{frequently asked questions}

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Planning for the Search
  • Do you have any other apartments?
  • This is the number one question I'm asked. One of the benefits of working with an agent affiliated with Citi Habitats is access to the extensive apartment inventory in the City. Aside from the apartments advertised and the one you've asked about, I can get access to almost any apartment. It streamlines the process for you since you really do only need to work with one agent.

  • What paperwork do I need?
  • Letter of Employment which should state your position, length of employment, and any opportunities for bonuses
  • Your last two pay stubs
  • Your last two years of tax returns
  • Last two months' bank statements, both checking and savings
  • Verification of other financial assests, if any
  • Landlord reference letter or prevous landlord's contact information
  • Photo ID (Driver's License, Passport, etc.)
  • *The above does not apply to those with rental vouchers or other similar rental assistance

  • What if I'm a student or independent contractor?
  • In place of the letter of employment, as a student you will need to provide a letter of enrollment from your school. As an independent contractor, you will need a letter from a certified accountant stating your occupation(s) and your annual income from the previous year.

  • How much money do I need to earn?
  • A tenant's annual income typically needs to be between 40-50 times the monthly rent. You may also qualify with a rental assistance program or by using a guarantor.

  • What is a guarantor?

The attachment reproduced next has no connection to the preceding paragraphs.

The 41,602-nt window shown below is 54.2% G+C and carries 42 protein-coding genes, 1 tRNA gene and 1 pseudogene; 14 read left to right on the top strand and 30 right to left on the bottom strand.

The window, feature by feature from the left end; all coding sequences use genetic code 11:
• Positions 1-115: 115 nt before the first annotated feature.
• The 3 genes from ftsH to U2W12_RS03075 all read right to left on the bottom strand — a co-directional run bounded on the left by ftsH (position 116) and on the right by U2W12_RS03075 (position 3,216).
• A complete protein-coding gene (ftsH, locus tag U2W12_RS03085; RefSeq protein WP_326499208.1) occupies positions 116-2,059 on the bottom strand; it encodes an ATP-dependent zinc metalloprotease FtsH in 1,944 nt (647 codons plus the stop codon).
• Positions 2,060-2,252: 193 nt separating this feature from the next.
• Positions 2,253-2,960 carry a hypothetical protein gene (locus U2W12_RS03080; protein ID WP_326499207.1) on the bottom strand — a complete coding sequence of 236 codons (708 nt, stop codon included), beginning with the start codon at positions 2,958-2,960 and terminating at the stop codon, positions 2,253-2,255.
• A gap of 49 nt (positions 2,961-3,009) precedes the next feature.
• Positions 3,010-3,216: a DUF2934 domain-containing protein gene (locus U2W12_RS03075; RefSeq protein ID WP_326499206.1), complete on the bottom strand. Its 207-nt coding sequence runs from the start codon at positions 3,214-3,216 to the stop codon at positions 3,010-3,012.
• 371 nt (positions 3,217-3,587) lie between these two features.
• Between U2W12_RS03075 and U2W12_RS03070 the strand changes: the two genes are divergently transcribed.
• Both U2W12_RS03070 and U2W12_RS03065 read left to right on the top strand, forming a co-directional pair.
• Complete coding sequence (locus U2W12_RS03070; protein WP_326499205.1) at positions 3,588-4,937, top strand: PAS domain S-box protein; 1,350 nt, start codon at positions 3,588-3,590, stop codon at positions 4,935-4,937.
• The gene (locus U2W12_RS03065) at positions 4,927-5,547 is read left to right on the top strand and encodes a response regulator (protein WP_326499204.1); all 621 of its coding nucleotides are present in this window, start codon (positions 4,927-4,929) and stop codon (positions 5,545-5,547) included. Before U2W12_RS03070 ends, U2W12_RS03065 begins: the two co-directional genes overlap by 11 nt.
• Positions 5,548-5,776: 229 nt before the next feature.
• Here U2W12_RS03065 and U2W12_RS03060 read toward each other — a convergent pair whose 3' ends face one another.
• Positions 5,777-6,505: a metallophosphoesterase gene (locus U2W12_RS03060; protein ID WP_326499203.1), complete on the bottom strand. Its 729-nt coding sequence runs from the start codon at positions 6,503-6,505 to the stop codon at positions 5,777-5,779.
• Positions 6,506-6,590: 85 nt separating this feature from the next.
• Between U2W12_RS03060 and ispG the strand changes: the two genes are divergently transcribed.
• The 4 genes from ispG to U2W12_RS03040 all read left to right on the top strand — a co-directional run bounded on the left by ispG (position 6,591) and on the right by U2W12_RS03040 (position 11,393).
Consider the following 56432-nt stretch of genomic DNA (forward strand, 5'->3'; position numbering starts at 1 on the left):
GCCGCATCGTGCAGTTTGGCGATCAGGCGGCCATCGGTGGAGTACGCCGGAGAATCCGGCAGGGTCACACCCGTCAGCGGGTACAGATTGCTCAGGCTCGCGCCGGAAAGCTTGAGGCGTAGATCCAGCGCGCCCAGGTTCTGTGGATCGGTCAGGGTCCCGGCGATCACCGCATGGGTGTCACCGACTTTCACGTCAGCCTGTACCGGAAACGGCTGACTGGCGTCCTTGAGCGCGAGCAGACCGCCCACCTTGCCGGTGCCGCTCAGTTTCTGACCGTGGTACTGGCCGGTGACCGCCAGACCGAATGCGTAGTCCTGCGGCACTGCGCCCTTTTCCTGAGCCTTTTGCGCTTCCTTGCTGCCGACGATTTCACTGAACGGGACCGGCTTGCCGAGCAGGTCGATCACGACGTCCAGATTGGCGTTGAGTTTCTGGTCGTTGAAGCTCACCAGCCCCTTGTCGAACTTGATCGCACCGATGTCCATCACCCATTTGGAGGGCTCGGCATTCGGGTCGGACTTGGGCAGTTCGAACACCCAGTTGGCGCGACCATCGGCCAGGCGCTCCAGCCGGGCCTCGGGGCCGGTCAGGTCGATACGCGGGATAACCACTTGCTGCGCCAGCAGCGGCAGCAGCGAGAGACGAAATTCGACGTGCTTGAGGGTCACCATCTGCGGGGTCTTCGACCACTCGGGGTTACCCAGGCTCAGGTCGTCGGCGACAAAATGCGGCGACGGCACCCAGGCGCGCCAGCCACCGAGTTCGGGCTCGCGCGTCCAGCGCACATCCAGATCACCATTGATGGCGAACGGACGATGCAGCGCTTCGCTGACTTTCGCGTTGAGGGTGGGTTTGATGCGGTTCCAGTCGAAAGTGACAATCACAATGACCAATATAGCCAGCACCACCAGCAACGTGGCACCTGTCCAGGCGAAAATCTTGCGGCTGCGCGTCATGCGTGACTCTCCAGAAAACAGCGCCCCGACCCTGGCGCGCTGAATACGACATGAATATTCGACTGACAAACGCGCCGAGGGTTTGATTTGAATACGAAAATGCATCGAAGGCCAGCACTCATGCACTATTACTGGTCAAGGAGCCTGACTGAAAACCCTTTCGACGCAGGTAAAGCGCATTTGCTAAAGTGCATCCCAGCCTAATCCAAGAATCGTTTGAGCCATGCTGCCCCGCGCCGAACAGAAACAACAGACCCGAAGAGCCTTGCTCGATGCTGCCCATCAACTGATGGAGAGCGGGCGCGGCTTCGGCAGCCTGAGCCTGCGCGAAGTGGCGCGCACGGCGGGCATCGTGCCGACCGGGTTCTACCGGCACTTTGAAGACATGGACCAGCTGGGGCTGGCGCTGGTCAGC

• A guarantor is a person or persons who agree to pay rent in the event the tenant cannot. Typically the guarantor needs to earn between 80-100 times the monthly rent. If need be, you may have more than one guarantor to qualify, however this is at the discretion of the landlord, so always confirm.

  • Why does my guarantor have to earn so much?
  • Landlords want to ensure that should a guarantor have to cover the rent, they can do so at no hardship to themselves.

  • I'm going to be living with someone. Can we combine incomes?
  • This is at the discretion of the landlord. Some landlords will allow combined incomes, while others do not.

  • How much money do I need upfront?
  • It costs you nothing to see apartments with a broker. When applying, you will need to pay the application fee and a deposit. Upon lease signing, depending on the apartment, you will need certifed checks from your bank or money orders for first month rent, security deposit and any broker fees. You may be asked for additional security or last month's rent as well. This is building and landlord dependent.

  • How long does approval take?
  • The length of time varies. A rental application can take as little as one hour, or as long as one week to be approved. A co-op sublet can take several weeks, depending on when the board meets.

    The Apartment
  • Does this apartment have a fee?